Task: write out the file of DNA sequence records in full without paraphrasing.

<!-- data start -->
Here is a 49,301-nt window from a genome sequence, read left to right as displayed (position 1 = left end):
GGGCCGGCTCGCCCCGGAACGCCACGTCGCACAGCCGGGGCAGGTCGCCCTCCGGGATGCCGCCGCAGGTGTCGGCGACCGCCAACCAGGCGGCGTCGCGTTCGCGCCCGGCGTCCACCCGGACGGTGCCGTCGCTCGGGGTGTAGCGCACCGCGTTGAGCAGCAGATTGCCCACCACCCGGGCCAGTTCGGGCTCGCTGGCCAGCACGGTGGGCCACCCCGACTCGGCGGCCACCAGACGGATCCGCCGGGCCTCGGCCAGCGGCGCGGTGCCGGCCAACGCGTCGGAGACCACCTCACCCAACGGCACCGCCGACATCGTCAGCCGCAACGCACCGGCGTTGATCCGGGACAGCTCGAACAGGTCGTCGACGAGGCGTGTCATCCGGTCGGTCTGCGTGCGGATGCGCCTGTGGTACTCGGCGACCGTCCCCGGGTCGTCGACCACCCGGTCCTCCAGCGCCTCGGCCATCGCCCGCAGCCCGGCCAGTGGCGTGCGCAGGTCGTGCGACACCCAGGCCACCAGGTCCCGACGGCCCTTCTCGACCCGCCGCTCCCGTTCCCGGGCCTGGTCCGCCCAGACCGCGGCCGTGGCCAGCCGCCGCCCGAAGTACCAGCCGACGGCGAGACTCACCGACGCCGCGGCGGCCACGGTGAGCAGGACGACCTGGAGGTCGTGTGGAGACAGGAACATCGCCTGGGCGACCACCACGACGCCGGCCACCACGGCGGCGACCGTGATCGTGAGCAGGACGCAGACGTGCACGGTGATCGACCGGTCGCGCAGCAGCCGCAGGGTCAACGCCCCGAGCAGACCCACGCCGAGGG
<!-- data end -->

Here is a 49,301-nt window from a genome sequence, read left to right as displayed (position 1 = left end):
GGGCCGGCTCGCCCCGGAACGCCACGTCGCACAGCCGGGGCAGGTCGCCCTCCGGGATGCCGCCGCAGGTGTCGGCGACCGCCAACCAGGCGGCGTCGCGTTCGCGCCCGGCGTCCACCCGGACGGTGCCGTCGCTCGGGGTGTAGCGCACCGCGTTGAGCAGCAGATTGCCCACCACCCGGGCCAGTTCGGGCTCGCTGGCCAGCACGGTGGGCCACCCCGACTCGGCGGCCACCAGACGGATCCGCCGGGCCTCGGCCAGCGGCGCGGTGCCGGCCAACGCGTCGGAGACCACCTCACCCAACGGCACCGCCGACATCGTCAGCCGCAACGCACCGGCGTTGATCCGGGACAGCTCGAACAGGTCGTCGACGAGGCGTGTCATCCGGTCGGTCTGCGTGCGGATGCGCCTGTGGTACTCGGCGACCGTCCCCGGGTCGTCGACCACCCGGTCCTCCAGCGCCTCGGCCATCGCCCGCAGCCCGGCCAGTGGCGTGCGCAGGTCGTGCGACACCCAGGCCACCAGGTCCCGACGGCCCTTCTCGACCCGCCGCTCCCGTTCCCGGGCCTGGTCCGCCCAGACCGCGGCCGTGGCCAGCCGCCGCCCGAAGTACCAGCCGACGGCGAGACTCACCGACGCCGCGGCGGCCACGGTGAGCAGGACGACCTGGAGGTCGTGTGGAGACAGGAACATCGCCTGGGCGACCACCACGACGCCGGCCACCACGGCGGCGACCGTGATCGTGAGCAGGACGCAGACGTGCACGGTGATCGACCGGTCGCGCAGCAGCCGCAGGGTCAACGCCCCGAGCAGACCCACGCCGAGGG